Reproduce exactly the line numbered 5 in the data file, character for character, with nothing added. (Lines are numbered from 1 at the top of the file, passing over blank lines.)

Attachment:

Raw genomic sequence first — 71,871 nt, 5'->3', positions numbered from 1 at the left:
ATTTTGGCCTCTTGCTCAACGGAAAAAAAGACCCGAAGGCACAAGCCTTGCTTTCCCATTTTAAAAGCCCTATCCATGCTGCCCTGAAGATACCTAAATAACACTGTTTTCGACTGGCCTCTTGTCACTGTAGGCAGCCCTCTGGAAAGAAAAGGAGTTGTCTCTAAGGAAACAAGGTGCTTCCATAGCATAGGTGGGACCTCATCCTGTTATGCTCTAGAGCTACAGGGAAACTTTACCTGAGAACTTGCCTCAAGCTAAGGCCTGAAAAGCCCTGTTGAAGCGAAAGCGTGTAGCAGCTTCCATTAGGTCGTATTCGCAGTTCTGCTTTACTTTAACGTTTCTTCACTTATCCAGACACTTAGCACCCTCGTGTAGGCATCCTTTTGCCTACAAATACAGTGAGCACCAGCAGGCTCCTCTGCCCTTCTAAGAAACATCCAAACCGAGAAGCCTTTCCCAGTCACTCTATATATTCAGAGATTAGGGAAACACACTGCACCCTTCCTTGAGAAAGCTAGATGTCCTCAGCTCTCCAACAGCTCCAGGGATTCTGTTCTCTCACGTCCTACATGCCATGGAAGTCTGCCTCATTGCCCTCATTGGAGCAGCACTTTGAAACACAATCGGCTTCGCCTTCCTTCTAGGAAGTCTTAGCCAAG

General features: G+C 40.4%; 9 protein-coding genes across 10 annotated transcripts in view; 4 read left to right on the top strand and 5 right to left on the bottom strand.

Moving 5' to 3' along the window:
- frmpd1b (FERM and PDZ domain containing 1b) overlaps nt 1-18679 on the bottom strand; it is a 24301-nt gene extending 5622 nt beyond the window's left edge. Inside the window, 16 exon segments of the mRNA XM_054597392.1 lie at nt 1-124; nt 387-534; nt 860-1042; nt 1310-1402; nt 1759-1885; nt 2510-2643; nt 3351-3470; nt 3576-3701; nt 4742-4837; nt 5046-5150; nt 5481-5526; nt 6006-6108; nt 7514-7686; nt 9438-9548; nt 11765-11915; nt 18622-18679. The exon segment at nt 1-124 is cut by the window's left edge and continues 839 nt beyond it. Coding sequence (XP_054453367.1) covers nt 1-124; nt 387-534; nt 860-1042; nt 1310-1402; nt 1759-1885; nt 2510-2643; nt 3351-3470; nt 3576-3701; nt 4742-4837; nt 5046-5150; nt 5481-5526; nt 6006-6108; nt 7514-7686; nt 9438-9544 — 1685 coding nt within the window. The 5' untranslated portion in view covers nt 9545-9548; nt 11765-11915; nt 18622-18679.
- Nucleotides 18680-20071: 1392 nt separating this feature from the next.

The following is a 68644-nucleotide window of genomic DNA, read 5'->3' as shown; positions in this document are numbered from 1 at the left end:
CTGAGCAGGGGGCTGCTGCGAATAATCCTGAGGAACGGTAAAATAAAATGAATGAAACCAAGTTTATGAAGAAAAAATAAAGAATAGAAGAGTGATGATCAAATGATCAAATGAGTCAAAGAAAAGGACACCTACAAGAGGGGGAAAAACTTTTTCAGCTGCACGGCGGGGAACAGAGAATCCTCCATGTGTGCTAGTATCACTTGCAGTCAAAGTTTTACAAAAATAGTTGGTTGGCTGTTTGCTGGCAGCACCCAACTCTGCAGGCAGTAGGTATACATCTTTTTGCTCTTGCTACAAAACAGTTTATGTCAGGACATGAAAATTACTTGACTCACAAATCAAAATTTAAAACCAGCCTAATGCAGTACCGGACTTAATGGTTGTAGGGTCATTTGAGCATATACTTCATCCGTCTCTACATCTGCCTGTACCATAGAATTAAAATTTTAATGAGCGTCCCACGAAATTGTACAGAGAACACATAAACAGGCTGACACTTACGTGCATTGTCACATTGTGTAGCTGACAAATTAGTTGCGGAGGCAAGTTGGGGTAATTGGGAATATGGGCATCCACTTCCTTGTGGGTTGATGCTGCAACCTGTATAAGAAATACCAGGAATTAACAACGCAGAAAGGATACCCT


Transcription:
- frmpd1b (FERM and PDZ domain containing 1b) overlaps nt 1-18679 on the bottom strand; it is a 24301-nt gene extending 5622 nt beyond the window's left edge. Inside the window, 16 exon segments of the mRNA XM_054597392.1 lie at nt 1-124; nt 387-534; nt 860-1042; nt 1310-1402; nt 1759-1885; nt 2510-2643; nt 3351-3470; nt 3576-3701; nt 4742-4837; nt 5046-5150; nt 5481-5526; nt 6006-6108; nt 7514-7686; nt 9438-9548; nt 11765-11915; nt 18622-18679. The exon segment at nt 1-124 is cut by the window's left edge and continues 839 nt beyond it. Coding sequence (XP_054453367.1) covers nt 1-124; nt 387-534; nt 860-1042; nt 1310-1402; nt 1759-1885; nt 2510-2643; nt 3351-3470; nt 3576-3701; nt 4742-4837; nt 5046-5150; nt 5481-5526; nt 6006-6108; nt 7514-7686; nt 9438-9544 — 1685 coding nt within the window. The 5' untranslated portion in view covers nt 9545-9548; nt 11765-11915; nt 18622-18679.